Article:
The crusty nails in the timbers have come from the sarcophagi in Moll. Now the souls in these nails are creaking. As they sail into the blood, they are singing songs of freedom.

A lich abides within the hold of the Suncurl. It starts eating the souls in the nails. It grows stronger.

Korbal has constructed his progeny from parts of his victims in Moll. Now he adds the eyes, mouths and legs of the rats on the Suncurl. Then he sends it out to hunt the lich.

Bauchelain has Mancy oil and repair his armor and sharpen his sword. Something is coming after the ship. Bauchelain prepares for a god.

This tale brings death to the Suncurl. Then all sorts of mayhem occur. Mancy is beaten and dragged up to the crow's nest. The sailors start disappearing.

Korbal changes his bait. The next installment in this sequence is Healthy Dead.

Recommended for Erikson fans and for anyone else who enjoys tales of terror, violence, and a bit of morbid humor. Read and enjoy!

-Arthur W. Jordin
The Art of the Short Jan. 18 2010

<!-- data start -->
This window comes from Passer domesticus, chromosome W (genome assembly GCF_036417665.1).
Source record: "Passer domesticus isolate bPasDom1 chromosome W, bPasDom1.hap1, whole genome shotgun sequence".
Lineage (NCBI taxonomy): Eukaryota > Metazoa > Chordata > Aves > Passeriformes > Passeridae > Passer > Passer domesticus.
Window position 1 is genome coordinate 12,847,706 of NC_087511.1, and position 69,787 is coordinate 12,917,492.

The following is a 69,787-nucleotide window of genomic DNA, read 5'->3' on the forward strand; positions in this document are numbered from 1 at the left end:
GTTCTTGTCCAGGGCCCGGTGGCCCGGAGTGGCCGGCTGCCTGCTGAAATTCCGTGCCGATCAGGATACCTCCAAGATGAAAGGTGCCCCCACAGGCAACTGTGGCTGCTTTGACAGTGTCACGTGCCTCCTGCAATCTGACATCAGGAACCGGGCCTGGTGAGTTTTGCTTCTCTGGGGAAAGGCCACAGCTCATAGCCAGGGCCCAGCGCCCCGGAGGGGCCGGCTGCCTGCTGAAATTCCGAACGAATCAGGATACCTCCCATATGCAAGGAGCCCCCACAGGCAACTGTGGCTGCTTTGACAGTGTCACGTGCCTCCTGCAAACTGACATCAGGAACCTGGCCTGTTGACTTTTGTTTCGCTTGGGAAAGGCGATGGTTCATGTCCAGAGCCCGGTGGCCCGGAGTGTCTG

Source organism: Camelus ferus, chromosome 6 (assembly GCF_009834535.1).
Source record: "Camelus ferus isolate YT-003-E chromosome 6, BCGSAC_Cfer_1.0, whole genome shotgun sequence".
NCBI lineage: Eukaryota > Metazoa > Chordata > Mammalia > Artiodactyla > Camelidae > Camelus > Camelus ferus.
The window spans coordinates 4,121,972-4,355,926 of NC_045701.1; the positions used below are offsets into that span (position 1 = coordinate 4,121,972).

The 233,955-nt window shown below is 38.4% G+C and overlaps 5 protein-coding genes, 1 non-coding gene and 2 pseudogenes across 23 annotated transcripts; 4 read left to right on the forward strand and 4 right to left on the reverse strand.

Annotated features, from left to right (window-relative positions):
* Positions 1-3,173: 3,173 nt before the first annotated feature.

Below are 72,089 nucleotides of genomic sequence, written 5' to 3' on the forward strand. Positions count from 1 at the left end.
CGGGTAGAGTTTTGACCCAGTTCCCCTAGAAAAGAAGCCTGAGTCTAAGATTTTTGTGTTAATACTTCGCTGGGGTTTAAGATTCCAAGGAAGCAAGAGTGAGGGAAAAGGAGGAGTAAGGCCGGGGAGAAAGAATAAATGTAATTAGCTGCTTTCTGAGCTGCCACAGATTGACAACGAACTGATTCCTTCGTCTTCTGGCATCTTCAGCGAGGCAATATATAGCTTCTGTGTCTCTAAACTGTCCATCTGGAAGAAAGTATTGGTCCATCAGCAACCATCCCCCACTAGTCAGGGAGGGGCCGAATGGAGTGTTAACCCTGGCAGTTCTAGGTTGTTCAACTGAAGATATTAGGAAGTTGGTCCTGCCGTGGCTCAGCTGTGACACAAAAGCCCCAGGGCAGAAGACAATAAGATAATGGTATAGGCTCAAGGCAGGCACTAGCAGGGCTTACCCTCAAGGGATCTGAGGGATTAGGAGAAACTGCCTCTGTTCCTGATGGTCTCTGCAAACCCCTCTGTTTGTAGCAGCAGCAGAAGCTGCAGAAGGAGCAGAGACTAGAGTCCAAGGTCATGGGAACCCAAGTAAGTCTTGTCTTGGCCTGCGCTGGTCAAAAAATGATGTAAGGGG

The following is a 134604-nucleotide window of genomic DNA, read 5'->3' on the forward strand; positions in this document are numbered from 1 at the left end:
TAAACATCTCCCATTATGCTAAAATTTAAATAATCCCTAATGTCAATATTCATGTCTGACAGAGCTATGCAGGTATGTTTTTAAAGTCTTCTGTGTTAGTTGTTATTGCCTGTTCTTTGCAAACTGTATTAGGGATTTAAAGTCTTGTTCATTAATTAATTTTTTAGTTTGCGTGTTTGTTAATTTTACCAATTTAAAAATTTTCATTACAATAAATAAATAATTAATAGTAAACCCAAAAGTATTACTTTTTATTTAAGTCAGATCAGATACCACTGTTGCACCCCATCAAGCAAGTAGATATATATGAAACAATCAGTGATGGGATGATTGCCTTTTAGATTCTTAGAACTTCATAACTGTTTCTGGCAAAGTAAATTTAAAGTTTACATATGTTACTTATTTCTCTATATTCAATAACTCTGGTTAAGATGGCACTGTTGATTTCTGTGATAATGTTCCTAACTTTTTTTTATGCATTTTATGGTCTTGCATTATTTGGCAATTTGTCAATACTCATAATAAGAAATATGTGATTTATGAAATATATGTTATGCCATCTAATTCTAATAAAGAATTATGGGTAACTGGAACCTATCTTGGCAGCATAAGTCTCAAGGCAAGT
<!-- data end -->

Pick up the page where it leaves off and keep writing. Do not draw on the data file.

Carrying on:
By Keogh - Published on Amazon.com
Format: Hardcover
Great short stories are hard to pull together in the strictest confines of the discipline. One must juggle different elements than a pure novelist does: read it in an hour, get full plot development, flesh out characters, deliver a nice little zinger at the end. The field of authors who can actually do this (and that I have read) is very short: EA Poe, HP Lovecraft, RE Howard, CA Smith, PK Dick, Cordwainer Smith. The common thread being that great short story writers typically only write short stories. The twist here being, you have to have read several thousand pages of the Malazan Empire Books to even run into these guys: Bauchelain & Korbal Broach. Strictly speaking, these little treats are awesome for the lucky folks who have read Steven Erikson's books. For the uninitiated, you will miss out on some of the deeper threads being expanded on in the story.